Abandoned on the battlefield

A few years ago I was a youth intern at a church in North Carolina. It was a great experience, but immensely intimidating. I was getting my first real taste in ministry, and coming to understand just how heavy the weight of ministry can be. For the first time my future looked rather overwhelming to me. During that time I grasped the necessity to develop a united front of fellow believers. I realized the need to help carry the burdens with others in ministry. I knew that what I needed was to have people in my life who called also minister to me.

During that internship we went to a Bible camp for a week. There were other youth groups with their youth pastors there as well. It as a camp full of energy that helped students see that they can worship God fully. Worship did not need to be signing some songs while standing still pretending not to wonder how much time had past. Worship could involve movement, laughter, enjoyment, and even some noise.

One night the youth leaders were meeting with the counselors at the camp after a particularly loud and rousing evening of worship. We reached a point in the evening where we were asked to share our prayer requests with one another, and to encourage each other. During that time I poured my heart out to these older men in ministry. I talked about my fear and struggles. I talked about how intimidating this all was to me. I bared my soul hoping for encouragement and wisdom. What I received was a wave of the hand.

You see, these men were much more interested in expressing their concerns over what they perceived to be a lack of reverence during the worship time. It did not fit into their mold of what worship should look like It was too out there. The counselors anticipated this coming, and gave into the conversation apologizing for the intensity of that evening. The end result was some men who had been to stuck in their personal methods of worship, and one future pastor proclaiming his drowning while witnessing his potential lifeguards bickering about which whistle was the proper one to use.

I hate stupid arguments in church. I hate stupid arguments amongst believers. It is the most time wasteful activity we have, and we excel at it. Why did we suddenly get so enraptured in bickering over issues relating to our comfort one that we fail to reach out to someone who blatantly calls out for help? The truth is that I was pretty angry in that moment. Here were men who were shaping the minds of youth, and there example was one of ignoring the person in need of help in order to debate of the age old debate in church, the volume and movement of worship.

All these years, and this sort of issue still grinds my gears. Why are we so willing to watch people drown in order to spend more time dunking others into the water? Why have we become so enraptured in our pride that we cannot help even people within our own faith? Where exactly are we going wrong?

I’ve thought over this very issue over the years. After that incident I left that camp with one very clear prayer in mind. “Lord. Don’t let me turn into that after years of ministry.” We become way too engrossed in our own agenda. We feel we have things figured out the best, and merely want to enlighten others into our way of thinking. It is teaching the man who is clinging to a cliff how to swim because you believe swimming is a far more vital skill than climbing. We push onto others what we think they need, rather than meeting their current needs.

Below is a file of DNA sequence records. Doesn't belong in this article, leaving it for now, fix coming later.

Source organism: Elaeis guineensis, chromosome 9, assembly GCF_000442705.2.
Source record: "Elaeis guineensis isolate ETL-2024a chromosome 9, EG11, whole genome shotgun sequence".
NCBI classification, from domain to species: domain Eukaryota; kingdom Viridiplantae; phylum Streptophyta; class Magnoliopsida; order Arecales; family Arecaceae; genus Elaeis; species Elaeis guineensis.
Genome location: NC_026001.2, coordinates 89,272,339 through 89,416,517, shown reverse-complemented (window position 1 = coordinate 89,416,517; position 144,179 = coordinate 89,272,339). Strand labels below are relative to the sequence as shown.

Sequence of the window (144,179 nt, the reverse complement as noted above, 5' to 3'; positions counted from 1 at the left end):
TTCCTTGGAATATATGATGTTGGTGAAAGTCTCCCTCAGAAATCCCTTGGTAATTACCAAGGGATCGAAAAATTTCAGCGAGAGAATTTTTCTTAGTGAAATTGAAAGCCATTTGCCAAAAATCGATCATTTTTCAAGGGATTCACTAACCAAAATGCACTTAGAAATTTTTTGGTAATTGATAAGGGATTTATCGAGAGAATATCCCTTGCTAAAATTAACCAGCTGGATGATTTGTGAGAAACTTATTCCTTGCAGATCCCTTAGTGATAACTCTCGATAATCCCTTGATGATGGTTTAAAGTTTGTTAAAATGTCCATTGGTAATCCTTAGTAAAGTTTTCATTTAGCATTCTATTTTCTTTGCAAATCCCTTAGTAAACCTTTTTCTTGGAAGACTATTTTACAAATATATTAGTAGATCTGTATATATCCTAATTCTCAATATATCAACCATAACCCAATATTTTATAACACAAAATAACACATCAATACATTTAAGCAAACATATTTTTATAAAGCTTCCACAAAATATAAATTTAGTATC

I was in the hospital for kidney stones once. One of the men working there was a guy named Lamar. I asked Lamar if he enjoyed working there. He went on and on about how much he enjoyed the hospital. I asked him if he got along with his coworkers. “Of course! We have to get along with each other.” I find that response rather odd, and asked him to explain himself. His answer was incredibly profound, “You never know when you will have someone laying on a table in front of you and dying. When that time comes you better be getting along with your coworker standing on the other side of that table. You can’t afford to hate or abandoned those you work with when lives are at stake.”

Aren’t we abut so much more than saving lives? We have an impact on people’s eternal souls. Why then do we waste our time arguing over the petty when our fellow comrades are sinking? How can we ever hope to reach the lost souls when we cannot even encourage a fellow brother or sister who is clearly in need?

So this is my warning for all who will hear. For the old still willing to change, and for the young not yet set in their ways. Don’t let the minor issues overshadow the major issues. Don’t bicker over the volume of music when someone else comes to you with a real life problem. Don’t get so stuck in your preferences and comfort zone that you forget there are bigger things out there. War is hell enough without your brothers on the battlefield abandoning you.


2 responses to “Abandoned on the battlefield

  1. Sometimes I forget that we’re not the same age, my friend, when you write things that are so full of life experience and thorough contemplation. Thanks for taking the time out of your crazy, busy life right now to encourage and challenge!!

  2. So true! Thanks for sharing. It is sad that someone in a “secular field” can “get it” more than those who have committed their lives to ministry. There is a generation of youths lying on the table bleeding out before us, and are we too busy bickering to save them?

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